Chris Bryant: Here in the Rhondda, I am seeing the human cost behind the jobless figures

A Political Life

I'm guessing, dear reader, but I suspect that you may not be under 24, unemployed and living in the South Wales Valleys with a disability. So this isn't about you.

Except it is, sort of. Let me explain. You'll have seen this week's unemployment figures. You probably tut-tutted. You might even have noticed that youth unemployment, especially long-term youth unemployment, is still rising. Perhaps you gave out a long, sad sigh. But if you break it down, it gets even worse, as there are now roughly 86,000 young disabled people out of work in the UK, and in Wales a whopping 68 per cent of disabled youngsters are looking for work. In my two little green valleys alone? It's 175.

Which is all pretty depressing for the MP for the Rhondda, especially when you add the fact that 215 more able-bodied adults are looking for work than last January and there are now 54 applicants for every local job vacancy. It's not so much like climbing a mountain as a slag heap that is constantly sliding away beneath your feet.

There's a government programme to help, of course. It's voluntary, runs for just six months and seems rather unloved by the Government that introduced it, but at least Work Choice is there to help to give disabled youngsters the skills they need to track down that amazingly elusive job.

Unfortunately, one of the good initiatives the Government has come up with, a £2,275 pay incentive for any business employing an extra person aged 18-24, which is meant to start in April, won't apply to the Work Choice programme, so disabled youngsters won't benefit. But who knows, maybe Mr Iain Duncan Smith will relent.

Anyway, this isn't about you. It's about a peripheral part of the UK economy. But when I was in search of a kitchen bin in Hannah Street in Porth the other day and walked past shop after shop that was either closed or for rent and the only place that seemed active was Jobcentre Plus, I thought it is about all of us. It's prejudice about people with disabilities; it's a lack of entrepreneurial ambition in our schools; it's a refusal to tackle inequality; it's the banks' inability to lend to SMEs in the Valleys, and the Government's hard-hearted parsimony that leave young disabled people in the Rhondda paying the price and all of us picking up the welfare tab.

Knock knock. Just don't shoot

We've been canvassing in Treorchy. It's something we try to do all year round, even though it rains a fair bit in the Valleys, and if you turn up looking like a drowned rat most voters tend to think of you as bonkers, so we do a lot of it by phone. But this week we've been out on the knocker in the sharp, dry, freeze-your-hands-till-they-snap cold, warming up over a frothy coffee in the local Brachi (valleys speak for a café, courtesy of 19th-century Italian immigrants).

Most people are polite, though you get several "You're all the same", or, "I'm not voting. After all if voting changed anything they'd abolish it" (this is always said as if it were the most original piece of political satire ever), and the most irritating of all: "You never call round", which is so self-evidently untrue that it is difficult to know how to respond.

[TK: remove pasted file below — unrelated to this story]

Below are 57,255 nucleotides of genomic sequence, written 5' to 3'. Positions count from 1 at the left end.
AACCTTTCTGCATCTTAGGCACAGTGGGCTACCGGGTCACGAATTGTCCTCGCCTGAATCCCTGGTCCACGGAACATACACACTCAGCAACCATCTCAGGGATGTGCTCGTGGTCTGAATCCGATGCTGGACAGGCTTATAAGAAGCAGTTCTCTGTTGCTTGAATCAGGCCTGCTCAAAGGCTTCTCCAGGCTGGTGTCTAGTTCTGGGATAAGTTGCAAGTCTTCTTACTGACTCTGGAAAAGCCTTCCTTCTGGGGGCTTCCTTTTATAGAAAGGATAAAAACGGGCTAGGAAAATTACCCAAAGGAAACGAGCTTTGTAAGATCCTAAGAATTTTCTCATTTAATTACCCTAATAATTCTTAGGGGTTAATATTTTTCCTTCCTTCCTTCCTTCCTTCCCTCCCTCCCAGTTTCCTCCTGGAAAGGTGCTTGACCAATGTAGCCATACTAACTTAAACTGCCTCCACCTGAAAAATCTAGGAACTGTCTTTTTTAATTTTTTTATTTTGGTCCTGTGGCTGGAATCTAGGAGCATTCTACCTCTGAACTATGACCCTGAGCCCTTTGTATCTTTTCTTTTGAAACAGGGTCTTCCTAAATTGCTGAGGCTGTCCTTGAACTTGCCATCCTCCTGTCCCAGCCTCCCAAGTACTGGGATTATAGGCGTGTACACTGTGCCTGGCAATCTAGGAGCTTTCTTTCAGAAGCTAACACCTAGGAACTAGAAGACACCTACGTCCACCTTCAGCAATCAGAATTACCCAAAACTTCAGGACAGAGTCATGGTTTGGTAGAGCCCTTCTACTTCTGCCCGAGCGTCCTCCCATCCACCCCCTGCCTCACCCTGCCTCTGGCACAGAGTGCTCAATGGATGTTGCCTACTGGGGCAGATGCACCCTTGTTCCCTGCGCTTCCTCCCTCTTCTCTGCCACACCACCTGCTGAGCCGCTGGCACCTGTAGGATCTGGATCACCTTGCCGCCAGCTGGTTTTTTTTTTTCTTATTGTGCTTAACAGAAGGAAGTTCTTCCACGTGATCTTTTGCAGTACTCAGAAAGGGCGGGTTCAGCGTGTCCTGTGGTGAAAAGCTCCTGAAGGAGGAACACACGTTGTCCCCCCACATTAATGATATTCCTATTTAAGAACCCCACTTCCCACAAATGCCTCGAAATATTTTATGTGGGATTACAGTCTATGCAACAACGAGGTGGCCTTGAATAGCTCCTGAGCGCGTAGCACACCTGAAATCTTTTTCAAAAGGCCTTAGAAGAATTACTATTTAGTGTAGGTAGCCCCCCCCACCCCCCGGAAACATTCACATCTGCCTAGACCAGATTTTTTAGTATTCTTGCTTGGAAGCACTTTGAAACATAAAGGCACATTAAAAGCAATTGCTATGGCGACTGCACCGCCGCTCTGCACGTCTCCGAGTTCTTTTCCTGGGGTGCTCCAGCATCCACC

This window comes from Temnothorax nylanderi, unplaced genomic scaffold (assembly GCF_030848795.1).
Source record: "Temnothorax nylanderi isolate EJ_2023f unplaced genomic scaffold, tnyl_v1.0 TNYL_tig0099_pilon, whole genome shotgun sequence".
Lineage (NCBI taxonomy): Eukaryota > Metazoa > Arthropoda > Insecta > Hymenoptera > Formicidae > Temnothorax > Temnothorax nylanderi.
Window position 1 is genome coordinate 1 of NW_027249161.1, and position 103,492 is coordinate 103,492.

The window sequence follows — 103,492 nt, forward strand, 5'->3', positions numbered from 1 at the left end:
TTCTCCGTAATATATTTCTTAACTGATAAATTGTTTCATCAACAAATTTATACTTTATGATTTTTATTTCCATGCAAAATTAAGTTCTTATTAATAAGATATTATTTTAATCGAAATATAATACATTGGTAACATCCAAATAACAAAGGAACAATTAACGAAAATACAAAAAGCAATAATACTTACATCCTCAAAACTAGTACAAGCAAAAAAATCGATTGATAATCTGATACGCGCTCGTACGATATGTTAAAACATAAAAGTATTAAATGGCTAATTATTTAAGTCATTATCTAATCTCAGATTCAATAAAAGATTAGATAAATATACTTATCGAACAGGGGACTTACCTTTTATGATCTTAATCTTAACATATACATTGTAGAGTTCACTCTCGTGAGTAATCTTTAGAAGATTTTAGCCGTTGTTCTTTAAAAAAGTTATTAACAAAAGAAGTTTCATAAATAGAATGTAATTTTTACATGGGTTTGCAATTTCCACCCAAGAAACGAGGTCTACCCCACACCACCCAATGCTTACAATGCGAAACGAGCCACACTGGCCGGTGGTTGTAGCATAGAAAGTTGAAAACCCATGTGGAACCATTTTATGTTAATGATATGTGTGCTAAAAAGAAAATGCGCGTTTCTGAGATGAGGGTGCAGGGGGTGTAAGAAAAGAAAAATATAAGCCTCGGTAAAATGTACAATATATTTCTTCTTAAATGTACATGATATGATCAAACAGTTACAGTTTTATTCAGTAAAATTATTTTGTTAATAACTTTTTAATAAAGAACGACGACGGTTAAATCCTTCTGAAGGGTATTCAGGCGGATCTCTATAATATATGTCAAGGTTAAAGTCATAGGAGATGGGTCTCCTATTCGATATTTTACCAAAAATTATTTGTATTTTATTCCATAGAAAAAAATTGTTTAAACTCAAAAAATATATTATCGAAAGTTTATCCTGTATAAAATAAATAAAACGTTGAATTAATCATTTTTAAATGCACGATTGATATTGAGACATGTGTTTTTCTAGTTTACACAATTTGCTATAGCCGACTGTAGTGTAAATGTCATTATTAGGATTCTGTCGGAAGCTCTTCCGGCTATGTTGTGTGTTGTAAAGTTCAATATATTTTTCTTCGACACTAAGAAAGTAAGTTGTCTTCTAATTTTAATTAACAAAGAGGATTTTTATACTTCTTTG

There are hurdles – dogs, letter boxes that chop off bits of your fingers, letter boxes at ground level, or even worse, upright ones that mean you drop all your leaflets in the mud. Once, in a Tower Hamlets by-election when the BNP was standing, we were shot at as we entered the estate and had to hide behind a parked car until it drove off. Almost invariably there is at least one person who answers the door stark naked. But it's a truth of political life in Britain, where votes are won on the doorstep rather than by expensive negative TV adverts, that, as John Smith told me in a cold, leaky, virtually derelict Labour office at the Kincardine and Deeside by election in 1991: "However high you rise, you never get away from stuffing envelopes and knocking doors."

Drama opens door to party politics

One thing that has lifted my spirits – apart from the magnificent Welsh win last Sunday – is foreign TV, especially two political drama series, Borgen from Denmark and The Good Wife from the US. I'm not pretending either of these is great drama, or for that matter all that realistic. After all, the Danish PM (played by Sidse Babett Knudsen) never seems to speak to a group of more than about five people and the toughest question she ever gets asked by a journalist is what did she have for breakfast.

So why watch these shows? Primarily, I guess, because they hint at a complex world in which conflicted people try to do the right thing, even when it's not entirely clear what the right thing is. If only British TV could give us something similar.

But it's also because both shows have a party allegiance. I know it's customary these days to decry party politics as an almost criminal activity. Indeed, a retired police officer who is probably considering standing to be a Policing and Crime Commissioner later this year intimated as much on the radio this week when he bemoaned the fact that party political candidates will stand.

I couldn't disagree more. It's the political parties that keep our politics honest. The Government here can't buy votes in the Commons by pork-barrel practices as happens in the US. And I'm deeply conscious of the fact that I am not the MP for the Rhondda because people think I'm a charming chap (they'd be wrong anyway) but because I'm the Labour chap.

Incidentally, my Daneglish is improving dramatically. I think you'll find that if you say "spin doctors" are engaged in "business as usual" with a bit of a Scandinavian twang, Danish politicos will know what you mean.